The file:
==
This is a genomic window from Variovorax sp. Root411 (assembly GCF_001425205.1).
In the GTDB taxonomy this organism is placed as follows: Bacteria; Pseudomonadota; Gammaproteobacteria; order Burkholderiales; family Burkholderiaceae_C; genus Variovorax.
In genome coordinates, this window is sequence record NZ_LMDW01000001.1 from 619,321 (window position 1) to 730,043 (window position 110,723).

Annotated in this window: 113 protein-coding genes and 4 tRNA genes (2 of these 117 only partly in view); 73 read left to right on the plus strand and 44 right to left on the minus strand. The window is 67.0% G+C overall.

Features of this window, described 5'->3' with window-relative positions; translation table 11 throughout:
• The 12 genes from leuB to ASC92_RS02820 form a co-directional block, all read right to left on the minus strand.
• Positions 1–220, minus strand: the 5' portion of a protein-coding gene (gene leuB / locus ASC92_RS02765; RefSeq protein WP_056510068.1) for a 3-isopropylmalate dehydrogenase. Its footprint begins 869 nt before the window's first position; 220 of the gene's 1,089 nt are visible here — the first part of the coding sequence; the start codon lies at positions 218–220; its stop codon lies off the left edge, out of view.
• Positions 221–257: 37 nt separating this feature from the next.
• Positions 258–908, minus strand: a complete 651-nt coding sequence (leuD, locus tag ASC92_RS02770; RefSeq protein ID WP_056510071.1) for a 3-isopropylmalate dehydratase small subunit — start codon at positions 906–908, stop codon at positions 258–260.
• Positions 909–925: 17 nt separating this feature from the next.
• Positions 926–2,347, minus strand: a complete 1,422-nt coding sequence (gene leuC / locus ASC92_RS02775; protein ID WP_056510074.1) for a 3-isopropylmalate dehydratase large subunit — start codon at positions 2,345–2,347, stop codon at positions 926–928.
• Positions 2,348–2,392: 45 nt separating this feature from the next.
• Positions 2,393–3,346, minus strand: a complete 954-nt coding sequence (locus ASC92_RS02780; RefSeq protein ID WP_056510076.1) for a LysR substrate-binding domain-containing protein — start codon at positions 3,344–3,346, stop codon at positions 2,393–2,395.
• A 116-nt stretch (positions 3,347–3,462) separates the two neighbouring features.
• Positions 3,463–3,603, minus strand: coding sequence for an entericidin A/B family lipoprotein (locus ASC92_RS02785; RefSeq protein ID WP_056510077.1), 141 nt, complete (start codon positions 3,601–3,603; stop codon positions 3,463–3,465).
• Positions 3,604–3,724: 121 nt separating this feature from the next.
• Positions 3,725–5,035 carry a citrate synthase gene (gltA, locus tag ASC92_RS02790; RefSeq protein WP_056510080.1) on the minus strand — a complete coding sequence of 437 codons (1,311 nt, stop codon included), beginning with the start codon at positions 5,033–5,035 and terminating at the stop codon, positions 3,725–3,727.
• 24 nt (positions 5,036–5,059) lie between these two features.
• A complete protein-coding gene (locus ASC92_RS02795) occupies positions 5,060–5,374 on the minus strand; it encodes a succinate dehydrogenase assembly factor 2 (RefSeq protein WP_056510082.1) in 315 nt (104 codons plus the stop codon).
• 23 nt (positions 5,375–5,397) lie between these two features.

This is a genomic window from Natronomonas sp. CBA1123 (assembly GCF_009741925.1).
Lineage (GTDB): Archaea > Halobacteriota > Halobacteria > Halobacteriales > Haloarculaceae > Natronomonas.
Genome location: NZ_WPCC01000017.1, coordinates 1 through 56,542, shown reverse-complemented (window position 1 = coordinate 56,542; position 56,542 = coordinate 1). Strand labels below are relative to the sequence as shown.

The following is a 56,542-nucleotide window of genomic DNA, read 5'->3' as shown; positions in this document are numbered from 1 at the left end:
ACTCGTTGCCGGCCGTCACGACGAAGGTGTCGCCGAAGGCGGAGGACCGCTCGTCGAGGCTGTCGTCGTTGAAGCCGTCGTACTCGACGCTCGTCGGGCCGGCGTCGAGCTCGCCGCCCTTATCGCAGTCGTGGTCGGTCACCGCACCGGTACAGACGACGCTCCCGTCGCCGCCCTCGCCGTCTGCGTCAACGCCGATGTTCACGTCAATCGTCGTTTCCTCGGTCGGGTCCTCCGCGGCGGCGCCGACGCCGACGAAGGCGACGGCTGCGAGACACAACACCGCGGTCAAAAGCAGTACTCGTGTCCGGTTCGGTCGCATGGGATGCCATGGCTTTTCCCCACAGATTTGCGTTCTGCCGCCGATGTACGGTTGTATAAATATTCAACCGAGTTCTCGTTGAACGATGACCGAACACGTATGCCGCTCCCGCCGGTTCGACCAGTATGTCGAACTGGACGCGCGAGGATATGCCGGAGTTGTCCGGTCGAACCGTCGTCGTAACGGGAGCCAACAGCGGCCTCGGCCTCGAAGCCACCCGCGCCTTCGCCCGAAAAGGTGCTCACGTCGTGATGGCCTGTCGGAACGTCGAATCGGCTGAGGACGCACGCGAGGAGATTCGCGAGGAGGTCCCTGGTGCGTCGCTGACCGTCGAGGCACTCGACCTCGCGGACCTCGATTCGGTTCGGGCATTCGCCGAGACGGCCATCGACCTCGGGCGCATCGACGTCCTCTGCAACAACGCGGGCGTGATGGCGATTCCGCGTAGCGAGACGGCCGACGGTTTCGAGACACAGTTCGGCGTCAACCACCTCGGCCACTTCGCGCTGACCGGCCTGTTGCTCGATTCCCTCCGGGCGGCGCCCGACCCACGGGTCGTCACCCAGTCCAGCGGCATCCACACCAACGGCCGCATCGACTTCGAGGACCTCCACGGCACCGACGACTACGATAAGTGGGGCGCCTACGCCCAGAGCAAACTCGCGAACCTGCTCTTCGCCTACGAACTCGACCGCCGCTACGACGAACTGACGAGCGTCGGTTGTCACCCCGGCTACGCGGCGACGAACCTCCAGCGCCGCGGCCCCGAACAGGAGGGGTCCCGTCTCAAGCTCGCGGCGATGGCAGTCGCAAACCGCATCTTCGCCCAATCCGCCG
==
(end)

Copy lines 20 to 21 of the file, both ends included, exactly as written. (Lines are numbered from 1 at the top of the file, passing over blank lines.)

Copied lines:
• 23 nt (positions 5,375–5,397) lie between these two features.

This is a genomic window from Natronomonas sp. CBA1123 (assembly GCF_009741925.1).